Recently, the new diplomatic history has put a particular emphasis on studying the frontiers of the early modern European société des princes and historians have progressively taken into account hitherto marginalized diplomatic agents and localities like Moscow or Istanbul. Far from being at the edge of the European diplomatic system, the latter is now seen as one of the most dynamic political venues of Europe and the Mediterranean. Two sorts of scholarship have contributed to this renewal. First, historians of early modern Europe have paid a particular attention to the increasing inclusion of the Sublime Porte into the European system of diplomatic representation. They show how political communication adapted according to the dynamic balance of power established between the Sultan and his interlocutors, and how, in Istanbul, representatives of Christian princes and states competed to get the recognition of the ceremonial precedence of their respective masters. Second, putting an emphasis on ‘intermediaries’, ‘brokers’, and ‘proxies’ like merchants, dragomans, and captives, Mediterranean historians have highlighted the multiple connections framing diplomatic networks in the Eastern Mediterranean and the rich economic, social, political, and cultural resources that diplomatic agents could mobilise in support of their mission.
Focusing on Istanbul and its surroundings in the eighteenth century, our workshop proposes to examine the social life of diplomats in a metropolitan and cosmopolitan context in order to gain a better understanding of the functioning of diplomacy in a transcultural context. In the light of a seemingly homogenous Western European ‘diplomatic civilization’, based on the foundations laid in Westphalia, operating at a non-Christian court may have been a challenge for French, German, or English diplomats. However, focusing on the social dimension, we hypothesize that a cross-cultural context could also facilitate diplomatic exchange due to a greater tolerance of difference and thus of ‘unconventional’ methods that could be more easily adapted to the circumstances. This leads to the reassessment of some commonly accepted elements of the history of diplomacy in Istanbul. Did the European diplomatic corps really live isolated from their host society? How much did they depend on the linguistic and social skills of their dragomans? Did their influence reach beyond the limits of the suburb of Pera?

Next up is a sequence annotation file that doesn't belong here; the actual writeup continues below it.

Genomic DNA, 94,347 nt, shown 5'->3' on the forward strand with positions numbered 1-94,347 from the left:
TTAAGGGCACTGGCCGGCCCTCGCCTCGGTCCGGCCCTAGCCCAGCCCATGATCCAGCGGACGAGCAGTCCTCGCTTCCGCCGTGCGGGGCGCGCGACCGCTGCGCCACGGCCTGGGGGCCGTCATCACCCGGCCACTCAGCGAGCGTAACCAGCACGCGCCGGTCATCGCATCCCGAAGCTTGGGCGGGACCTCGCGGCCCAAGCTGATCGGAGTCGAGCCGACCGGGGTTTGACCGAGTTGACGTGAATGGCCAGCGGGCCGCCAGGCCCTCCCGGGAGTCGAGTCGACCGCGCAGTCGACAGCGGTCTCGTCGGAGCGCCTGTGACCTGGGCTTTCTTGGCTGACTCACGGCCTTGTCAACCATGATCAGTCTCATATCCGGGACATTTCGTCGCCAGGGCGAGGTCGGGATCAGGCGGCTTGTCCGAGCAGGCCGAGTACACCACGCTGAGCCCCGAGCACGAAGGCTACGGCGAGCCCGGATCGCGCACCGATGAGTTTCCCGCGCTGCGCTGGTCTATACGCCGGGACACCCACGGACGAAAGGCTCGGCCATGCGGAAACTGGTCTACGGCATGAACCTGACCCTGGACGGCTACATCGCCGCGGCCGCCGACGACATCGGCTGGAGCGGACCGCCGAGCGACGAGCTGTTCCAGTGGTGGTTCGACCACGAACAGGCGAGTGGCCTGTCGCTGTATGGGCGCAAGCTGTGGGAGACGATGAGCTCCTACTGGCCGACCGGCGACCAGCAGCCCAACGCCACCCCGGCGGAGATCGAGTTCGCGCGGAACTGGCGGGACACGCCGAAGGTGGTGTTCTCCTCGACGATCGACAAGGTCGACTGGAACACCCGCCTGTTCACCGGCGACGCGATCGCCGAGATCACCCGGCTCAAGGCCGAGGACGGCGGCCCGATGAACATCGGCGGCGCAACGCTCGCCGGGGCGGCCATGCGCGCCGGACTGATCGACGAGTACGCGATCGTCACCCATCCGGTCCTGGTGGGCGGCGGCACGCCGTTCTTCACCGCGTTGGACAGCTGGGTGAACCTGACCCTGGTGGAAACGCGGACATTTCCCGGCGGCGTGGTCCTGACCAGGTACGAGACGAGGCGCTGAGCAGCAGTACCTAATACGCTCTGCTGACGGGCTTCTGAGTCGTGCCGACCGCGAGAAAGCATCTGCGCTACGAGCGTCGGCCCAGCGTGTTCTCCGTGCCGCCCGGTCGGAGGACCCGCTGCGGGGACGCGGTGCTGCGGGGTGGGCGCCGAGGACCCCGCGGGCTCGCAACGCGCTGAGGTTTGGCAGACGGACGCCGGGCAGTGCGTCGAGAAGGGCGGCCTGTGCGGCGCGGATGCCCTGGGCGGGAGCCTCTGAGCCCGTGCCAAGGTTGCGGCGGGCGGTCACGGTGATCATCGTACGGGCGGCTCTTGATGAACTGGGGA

To answer these questions we would like to invite historians to focus on the everyday life and work of diplomats and diplomatic agents in Istanbul and to pay attention on the different social circles in which they operated. The urban dimension is an essential element to be taken into account in order to understand the availability of social resources for diplomats, how information circulated in the city, how parties/clienteles were formed, how the social bonding functioned, and how and why social bonds were institutionalized (or not). If Pera is at the centre of our analysis, we would like also to reassess the importance of other places of Istanbul’s surroundings as well, like Büyükdere and the village of Belgrad, places where diplomats, and not only them, used to stay during the summer months or at times of plague epidemics. Retreats and places of leisure, these villages constituted distinctive societies where European diplomats and Ottoman officials occasionally mixed. Although Pera and Istanbul’s northern villages are regularly mentioned in dispatches, travelogues, and memoirs, we still now very little about the social life they hosted and about their significance for diplomats and diplomacy.
Please apply with a short cover message, an abstract of the planned presentation of no more than 200 words, as well as a Curriculum Vitae to David Do Paço (firstname.lastname@example.org) and Pascal Firges (email@example.com). Presentations will have a length of no more than 20 minutes. Work-in-progress is welcome. The working language is English. Travel costs and accommodation for participants can be covered only partially.